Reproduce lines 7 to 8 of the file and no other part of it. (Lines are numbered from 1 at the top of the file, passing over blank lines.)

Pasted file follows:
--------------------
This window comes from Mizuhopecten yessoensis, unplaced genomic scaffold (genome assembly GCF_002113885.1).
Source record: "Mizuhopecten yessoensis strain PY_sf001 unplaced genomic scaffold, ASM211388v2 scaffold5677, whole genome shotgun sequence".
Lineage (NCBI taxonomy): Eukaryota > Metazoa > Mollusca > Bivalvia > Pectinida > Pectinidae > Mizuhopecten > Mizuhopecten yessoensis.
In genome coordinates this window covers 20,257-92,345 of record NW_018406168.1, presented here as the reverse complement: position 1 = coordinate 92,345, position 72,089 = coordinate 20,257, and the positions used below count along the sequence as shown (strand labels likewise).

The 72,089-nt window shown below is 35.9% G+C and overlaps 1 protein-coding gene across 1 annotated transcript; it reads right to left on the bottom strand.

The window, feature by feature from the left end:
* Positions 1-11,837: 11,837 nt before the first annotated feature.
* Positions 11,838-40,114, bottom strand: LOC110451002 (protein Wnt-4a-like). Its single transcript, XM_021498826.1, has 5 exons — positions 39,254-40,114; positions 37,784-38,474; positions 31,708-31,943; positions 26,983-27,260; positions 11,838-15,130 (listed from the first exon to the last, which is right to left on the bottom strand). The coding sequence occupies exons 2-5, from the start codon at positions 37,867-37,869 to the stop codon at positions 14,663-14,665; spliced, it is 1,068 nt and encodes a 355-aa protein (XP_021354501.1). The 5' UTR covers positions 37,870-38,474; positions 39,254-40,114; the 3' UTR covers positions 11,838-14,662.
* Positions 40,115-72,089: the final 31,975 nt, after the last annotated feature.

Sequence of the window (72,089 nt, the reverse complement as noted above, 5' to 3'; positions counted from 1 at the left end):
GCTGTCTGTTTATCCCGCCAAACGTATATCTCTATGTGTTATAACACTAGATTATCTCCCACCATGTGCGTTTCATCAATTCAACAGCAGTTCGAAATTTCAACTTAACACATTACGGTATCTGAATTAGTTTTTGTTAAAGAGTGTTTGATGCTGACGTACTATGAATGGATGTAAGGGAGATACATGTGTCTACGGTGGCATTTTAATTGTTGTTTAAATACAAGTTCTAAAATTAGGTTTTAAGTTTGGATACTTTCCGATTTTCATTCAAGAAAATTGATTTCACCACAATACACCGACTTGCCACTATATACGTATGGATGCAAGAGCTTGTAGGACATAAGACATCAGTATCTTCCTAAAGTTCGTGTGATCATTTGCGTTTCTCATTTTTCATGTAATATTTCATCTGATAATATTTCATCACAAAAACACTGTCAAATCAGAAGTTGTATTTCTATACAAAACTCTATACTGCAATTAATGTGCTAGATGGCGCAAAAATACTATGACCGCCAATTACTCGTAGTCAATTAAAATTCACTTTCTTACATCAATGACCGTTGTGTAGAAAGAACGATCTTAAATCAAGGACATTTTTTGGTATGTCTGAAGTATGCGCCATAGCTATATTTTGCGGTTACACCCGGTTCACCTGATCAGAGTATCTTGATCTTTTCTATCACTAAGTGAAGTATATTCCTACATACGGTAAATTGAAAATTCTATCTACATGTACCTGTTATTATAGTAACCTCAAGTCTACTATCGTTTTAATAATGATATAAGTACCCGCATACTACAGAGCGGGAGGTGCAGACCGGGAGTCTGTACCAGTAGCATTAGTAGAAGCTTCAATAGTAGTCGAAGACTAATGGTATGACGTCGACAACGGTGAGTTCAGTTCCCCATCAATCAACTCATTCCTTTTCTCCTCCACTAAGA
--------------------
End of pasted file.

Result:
* Positions 1-11,837: 11,837 nt before the first annotated feature.
* Positions 11,838-40,114, bottom strand: LOC110451002 (protein Wnt-4a-like). Its single transcript, XM_021498826.1, has 5 exons — positions 39,254-40,114; positions 37,784-38,474; positions 31,708-31,943; positions 26,983-27,260; positions 11,838-15,130 (listed from the first exon to the last, which is right to left on the bottom strand). The coding sequence occupies exons 2-5, from the start codon at positions 37,867-37,869 to the stop codon at positions 14,663-14,665; spliced, it is 1,068 nt and encodes a 355-aa protein (XP_021354501.1). The 5' UTR covers positions 37,870-38,474; positions 39,254-40,114; the 3' UTR covers positions 11,838-14,662.